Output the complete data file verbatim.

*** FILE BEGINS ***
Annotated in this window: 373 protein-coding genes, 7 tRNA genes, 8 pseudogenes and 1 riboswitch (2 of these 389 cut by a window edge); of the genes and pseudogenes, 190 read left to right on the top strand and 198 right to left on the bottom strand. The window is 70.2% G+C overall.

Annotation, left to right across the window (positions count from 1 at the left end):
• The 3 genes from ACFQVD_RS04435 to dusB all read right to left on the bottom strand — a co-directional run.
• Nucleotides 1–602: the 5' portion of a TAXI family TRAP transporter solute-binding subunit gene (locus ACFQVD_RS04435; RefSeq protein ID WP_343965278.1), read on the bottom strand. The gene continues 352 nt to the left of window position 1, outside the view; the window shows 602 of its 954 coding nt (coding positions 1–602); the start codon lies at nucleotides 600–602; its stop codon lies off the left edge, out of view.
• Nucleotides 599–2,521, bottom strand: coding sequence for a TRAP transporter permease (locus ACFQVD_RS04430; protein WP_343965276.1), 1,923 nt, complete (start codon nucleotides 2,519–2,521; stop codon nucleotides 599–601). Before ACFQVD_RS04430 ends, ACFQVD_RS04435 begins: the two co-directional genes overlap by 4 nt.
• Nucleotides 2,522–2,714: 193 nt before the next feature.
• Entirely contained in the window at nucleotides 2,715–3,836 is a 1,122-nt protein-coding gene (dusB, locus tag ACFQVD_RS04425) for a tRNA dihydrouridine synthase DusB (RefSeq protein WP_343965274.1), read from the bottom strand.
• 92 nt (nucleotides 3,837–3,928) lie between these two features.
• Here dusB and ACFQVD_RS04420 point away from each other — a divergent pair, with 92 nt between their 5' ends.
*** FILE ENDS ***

Annotated in this window: 373 protein-coding genes, 7 tRNA genes, 8 pseudogenes and 1 riboswitch (2 of these 389 cut by a window edge); of the genes and pseudogenes, 190 read left to right on the top strand and 198 right to left on the bottom strand. The window is 70.2% G+C overall.

Annotation, left to right across the window (positions count from 1 at the left end):
• The 3 genes from ACFQVD_RS04435 to dusB all read right to left on the bottom strand — a co-directional run.
• Nucleotides 1–602: the 5' portion of a TAXI family TRAP transporter solute-binding subunit gene (locus ACFQVD_RS04435; RefSeq protein ID WP_343965278.1), read on the bottom strand. The gene continues 352 nt to the left of window position 1, outside the view; the window shows 602 of its 954 coding nt (coding positions 1–602); the start codon lies at nucleotides 600–602; its stop codon lies off the left edge, out of view.
• Nucleotides 599–2,521, bottom strand: coding sequence for a TRAP transporter permease (locus ACFQVD_RS04430; protein WP_343965276.1), 1,923 nt, complete (start codon nucleotides 2,519–2,521; stop codon nucleotides 599–601). Before ACFQVD_RS04430 ends, ACFQVD_RS04435 begins: the two co-directional genes overlap by 4 nt.
• Nucleotides 2,522–2,714: 193 nt before the next feature.
• Entirely contained in the window at nucleotides 2,715–3,836 is a 1,122-nt protein-coding gene (dusB, locus tag ACFQVD_RS04425) for a tRNA dihydrouridine synthase DusB (RefSeq protein WP_343965274.1), read from the bottom strand.
• 92 nt (nucleotides 3,837–3,928) lie between these two features.
• Here dusB and ACFQVD_RS04420 point away from each other — a divergent pair, with 92 nt between their 5' ends.